The Dynasty Guru Podcast Episode 3 is live. Listen below, subscribe on iTunes or stream here. – Tom Trudeau, Nick Doran, and Tyler Baber discuss the consensus third base consensus rankings from the TheDynastyGuru.com.
Will one of Anthony Rendon, Alex Bregman, or Kyle Seager jump up to the same tier as Josh Donaldson?
What to make of Miguel Sano
Vets vs Youth: Justin Turner and Adrian Beltre or Jose Ramirez, Nick Castellanos and Maikel Franco?
Third Base Prospects: Rafael Devers, Nick Senzel and beyond
The back half of the top 50:Hernan Perez, Ryon Healey, Jeimer Candelario and the ghost of David Wright
Prospecting in dynasty leagues can be one of the most challenging and frustrating parts of fantasy baseball. But, it’s also one of the most rewarding experiences when things go right. There’s no better feeling than uncovering a hidden gem that never appeared on a prospect list; having them go from a nobody to a Paul Goldschmidt. At the same time, growing attached to an elite prospect only to have them fall victim to injury or bad performance is as infuriating as it gets. Paying large prices for an exciting prospect turned bust not only hurts, but it can ruin a fantasy team’s future. There’s no easy way to figure out which prospects to draft, pick up, or trade for, and despite the wealth of resources out there, there’s no way to be absolutely certain about the chances of a prospect succeeding or failing in the majors.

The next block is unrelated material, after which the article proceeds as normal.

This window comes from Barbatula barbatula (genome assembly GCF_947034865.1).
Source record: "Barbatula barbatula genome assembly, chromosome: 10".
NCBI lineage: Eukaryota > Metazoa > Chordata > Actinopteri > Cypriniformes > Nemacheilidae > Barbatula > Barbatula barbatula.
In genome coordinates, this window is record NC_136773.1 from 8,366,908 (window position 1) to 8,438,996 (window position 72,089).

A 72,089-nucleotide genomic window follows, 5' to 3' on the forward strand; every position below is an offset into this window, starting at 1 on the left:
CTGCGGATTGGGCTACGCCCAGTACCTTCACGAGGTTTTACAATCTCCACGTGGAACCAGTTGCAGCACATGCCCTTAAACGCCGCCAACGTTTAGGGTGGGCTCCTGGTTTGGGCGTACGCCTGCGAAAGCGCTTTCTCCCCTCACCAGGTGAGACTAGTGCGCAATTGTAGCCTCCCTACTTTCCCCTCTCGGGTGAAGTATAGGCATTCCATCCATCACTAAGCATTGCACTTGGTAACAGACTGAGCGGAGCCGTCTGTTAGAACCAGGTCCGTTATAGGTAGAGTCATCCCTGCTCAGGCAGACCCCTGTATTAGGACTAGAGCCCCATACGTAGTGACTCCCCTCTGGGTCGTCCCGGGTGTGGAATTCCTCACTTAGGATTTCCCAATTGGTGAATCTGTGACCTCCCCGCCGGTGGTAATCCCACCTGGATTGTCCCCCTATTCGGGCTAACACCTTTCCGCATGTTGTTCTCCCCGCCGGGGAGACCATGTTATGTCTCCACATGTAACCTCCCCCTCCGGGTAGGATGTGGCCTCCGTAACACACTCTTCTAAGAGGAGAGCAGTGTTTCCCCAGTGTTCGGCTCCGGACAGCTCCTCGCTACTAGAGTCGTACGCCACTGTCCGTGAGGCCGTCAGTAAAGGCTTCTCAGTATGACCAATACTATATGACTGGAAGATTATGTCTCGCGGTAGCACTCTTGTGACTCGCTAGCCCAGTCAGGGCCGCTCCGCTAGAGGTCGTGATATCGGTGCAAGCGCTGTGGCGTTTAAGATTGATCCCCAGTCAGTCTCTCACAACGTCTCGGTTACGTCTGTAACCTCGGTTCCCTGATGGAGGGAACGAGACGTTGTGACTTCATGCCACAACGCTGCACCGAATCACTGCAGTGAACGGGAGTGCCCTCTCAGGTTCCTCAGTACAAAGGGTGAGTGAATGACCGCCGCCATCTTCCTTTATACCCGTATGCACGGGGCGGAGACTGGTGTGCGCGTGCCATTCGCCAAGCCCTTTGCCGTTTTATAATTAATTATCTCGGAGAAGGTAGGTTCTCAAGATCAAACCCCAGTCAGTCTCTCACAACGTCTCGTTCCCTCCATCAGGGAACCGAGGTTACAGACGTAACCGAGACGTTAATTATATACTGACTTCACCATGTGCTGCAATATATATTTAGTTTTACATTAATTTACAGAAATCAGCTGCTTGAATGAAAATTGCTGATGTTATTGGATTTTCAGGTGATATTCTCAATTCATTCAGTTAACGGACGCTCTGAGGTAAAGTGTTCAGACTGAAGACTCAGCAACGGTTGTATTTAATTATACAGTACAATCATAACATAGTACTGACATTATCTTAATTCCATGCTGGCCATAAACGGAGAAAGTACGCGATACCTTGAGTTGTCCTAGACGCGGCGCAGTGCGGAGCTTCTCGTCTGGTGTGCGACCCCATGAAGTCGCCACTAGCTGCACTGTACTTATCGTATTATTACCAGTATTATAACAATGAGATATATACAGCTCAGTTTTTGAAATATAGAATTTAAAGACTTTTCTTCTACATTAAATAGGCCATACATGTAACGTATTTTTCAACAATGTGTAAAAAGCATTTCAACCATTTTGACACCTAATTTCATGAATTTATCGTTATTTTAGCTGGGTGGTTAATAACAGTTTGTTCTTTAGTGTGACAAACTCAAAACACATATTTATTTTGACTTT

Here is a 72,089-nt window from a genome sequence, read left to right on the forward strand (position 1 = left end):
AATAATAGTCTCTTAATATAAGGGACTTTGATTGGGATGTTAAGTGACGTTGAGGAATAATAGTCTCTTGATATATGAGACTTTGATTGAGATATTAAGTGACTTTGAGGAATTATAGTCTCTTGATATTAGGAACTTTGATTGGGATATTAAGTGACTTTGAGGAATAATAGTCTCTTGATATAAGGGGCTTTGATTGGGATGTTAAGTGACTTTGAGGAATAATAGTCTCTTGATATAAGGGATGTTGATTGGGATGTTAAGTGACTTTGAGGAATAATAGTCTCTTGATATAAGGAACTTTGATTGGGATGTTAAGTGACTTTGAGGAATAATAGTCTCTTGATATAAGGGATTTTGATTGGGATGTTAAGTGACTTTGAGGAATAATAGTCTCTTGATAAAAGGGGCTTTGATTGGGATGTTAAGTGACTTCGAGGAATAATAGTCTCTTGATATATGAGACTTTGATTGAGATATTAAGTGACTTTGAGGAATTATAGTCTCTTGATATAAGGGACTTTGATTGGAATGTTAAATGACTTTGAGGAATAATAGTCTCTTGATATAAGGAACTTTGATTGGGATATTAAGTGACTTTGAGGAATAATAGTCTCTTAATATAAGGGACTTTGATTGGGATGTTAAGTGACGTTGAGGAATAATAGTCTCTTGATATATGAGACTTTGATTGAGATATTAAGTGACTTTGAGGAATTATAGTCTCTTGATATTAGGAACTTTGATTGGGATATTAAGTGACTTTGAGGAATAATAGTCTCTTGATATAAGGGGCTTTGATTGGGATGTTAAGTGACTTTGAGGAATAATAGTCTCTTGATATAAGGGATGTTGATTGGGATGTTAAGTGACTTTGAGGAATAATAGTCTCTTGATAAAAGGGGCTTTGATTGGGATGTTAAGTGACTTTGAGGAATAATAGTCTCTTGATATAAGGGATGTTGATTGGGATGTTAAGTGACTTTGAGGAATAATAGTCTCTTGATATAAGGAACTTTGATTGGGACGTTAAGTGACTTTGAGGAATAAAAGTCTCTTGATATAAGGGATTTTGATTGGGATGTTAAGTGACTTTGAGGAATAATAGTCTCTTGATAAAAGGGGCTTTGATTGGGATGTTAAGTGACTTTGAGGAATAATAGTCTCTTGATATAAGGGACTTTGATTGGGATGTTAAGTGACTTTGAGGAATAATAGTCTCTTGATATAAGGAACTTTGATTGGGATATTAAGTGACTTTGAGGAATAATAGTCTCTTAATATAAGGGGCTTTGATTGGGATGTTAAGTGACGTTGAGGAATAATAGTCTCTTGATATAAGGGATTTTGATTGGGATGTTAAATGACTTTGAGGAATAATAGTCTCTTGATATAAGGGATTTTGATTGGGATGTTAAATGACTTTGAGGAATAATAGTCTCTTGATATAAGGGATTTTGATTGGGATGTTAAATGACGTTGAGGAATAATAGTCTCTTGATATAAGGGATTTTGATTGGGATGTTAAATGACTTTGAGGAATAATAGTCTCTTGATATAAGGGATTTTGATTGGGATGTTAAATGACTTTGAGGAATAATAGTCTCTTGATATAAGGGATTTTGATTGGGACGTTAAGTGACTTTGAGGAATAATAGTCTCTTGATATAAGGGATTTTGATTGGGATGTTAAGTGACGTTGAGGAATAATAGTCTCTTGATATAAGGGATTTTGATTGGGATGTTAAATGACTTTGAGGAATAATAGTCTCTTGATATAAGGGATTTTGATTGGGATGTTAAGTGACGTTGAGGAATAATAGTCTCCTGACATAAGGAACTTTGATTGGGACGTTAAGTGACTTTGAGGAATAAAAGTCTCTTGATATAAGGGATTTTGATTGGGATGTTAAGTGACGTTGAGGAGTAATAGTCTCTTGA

Still, there are some common statistical indicators that can help fantasy prospectors find their way. Often, analysts will point to plate discipline as a way to tell how prospects will fare once they climb the ladder to the big leagues. Walk rate and strikeout rate are far from definitive measures of future success, but they can be helpful tools. The most commonly cited of the two is likely strikeouts: it’s not rare to see a player denounced due to their high rates of swing and miss, or praised for their ability to avoid the strikeout. The question is, how valuable are strikeout rates for evaluating prospects?